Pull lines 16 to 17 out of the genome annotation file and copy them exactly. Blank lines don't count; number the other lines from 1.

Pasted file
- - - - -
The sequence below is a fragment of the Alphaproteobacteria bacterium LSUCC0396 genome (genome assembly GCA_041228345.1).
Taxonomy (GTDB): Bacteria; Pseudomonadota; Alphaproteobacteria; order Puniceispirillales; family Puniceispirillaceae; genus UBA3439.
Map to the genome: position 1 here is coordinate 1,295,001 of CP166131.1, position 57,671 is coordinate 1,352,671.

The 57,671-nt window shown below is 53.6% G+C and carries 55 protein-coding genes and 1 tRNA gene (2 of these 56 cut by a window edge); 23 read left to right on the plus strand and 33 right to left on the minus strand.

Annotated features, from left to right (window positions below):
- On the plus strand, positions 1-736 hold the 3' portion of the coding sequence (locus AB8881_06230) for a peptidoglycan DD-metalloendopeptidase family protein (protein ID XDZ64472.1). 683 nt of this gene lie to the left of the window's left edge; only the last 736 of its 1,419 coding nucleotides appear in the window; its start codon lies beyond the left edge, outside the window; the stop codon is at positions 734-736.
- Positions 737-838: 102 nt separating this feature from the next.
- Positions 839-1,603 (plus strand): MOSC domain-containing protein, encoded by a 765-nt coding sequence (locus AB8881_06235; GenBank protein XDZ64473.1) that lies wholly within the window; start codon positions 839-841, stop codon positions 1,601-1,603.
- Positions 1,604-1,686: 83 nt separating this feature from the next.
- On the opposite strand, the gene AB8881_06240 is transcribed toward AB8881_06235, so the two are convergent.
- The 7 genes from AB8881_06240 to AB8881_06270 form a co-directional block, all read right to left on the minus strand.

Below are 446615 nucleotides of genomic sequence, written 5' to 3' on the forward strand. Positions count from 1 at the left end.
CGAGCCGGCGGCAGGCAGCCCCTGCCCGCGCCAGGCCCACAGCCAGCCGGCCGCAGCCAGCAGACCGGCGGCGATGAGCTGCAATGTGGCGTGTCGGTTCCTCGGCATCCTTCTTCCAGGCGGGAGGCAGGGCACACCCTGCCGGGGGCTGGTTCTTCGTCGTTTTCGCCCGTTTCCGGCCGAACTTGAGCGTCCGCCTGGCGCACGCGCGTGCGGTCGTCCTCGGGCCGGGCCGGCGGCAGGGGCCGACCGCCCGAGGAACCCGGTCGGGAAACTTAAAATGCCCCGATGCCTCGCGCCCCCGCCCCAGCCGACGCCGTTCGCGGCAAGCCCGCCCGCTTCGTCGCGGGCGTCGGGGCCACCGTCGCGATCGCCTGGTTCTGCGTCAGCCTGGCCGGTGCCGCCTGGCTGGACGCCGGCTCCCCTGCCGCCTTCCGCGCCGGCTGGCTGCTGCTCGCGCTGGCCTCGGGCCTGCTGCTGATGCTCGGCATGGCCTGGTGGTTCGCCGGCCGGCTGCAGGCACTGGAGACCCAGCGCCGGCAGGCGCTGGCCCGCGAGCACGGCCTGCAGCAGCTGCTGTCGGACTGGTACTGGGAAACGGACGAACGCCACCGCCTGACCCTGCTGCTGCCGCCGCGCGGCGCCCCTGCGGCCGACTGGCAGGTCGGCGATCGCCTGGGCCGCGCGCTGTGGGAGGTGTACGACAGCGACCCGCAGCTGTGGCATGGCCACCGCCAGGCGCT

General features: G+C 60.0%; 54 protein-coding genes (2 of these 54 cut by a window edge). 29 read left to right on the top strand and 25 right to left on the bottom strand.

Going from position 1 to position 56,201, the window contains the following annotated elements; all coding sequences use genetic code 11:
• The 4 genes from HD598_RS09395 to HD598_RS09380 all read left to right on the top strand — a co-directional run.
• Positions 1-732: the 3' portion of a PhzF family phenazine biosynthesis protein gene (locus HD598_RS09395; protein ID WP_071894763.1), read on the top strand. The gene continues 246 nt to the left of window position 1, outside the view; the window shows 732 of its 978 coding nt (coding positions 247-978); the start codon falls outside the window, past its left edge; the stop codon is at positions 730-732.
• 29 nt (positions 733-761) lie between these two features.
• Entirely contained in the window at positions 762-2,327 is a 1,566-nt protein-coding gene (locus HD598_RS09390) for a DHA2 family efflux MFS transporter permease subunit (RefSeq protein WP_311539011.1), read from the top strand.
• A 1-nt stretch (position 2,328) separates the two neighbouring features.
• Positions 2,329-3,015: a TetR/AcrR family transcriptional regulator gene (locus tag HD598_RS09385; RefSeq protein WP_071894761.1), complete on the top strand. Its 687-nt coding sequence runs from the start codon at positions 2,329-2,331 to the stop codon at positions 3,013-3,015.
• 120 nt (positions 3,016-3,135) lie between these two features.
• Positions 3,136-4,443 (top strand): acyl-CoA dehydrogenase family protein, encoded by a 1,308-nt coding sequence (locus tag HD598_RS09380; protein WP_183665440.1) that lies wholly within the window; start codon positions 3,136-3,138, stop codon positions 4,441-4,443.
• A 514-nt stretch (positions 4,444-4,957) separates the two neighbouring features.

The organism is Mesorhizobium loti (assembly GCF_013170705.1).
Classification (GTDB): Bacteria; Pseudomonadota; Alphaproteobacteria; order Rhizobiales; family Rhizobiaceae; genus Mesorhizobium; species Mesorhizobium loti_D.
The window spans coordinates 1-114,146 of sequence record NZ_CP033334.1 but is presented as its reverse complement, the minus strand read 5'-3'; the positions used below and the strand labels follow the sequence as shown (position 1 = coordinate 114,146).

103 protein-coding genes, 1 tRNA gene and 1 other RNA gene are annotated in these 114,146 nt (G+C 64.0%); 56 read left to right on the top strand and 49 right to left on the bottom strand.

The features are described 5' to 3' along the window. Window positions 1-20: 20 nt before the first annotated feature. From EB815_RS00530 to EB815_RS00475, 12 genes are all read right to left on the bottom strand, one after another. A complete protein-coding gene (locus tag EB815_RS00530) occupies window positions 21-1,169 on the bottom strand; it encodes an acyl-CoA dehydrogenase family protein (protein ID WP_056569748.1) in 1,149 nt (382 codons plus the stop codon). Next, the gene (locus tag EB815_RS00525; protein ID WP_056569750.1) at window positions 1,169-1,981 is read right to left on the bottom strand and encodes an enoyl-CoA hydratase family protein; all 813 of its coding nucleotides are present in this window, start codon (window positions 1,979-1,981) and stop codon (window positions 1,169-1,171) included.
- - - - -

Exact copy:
• The 4 genes from HD598_RS09395 to HD598_RS09380 all read left to right on the top strand — a co-directional run.
• Positions 1-732: the 3' portion of a PhzF family phenazine biosynthesis protein gene (locus HD598_RS09395; protein ID WP_071894763.1), read on the top strand. The gene continues 246 nt to the left of window position 1, outside the view; the window shows 732 of its 978 coding nt (coding positions 247-978); the start codon falls outside the window, past its left edge; the stop codon is at positions 730-732.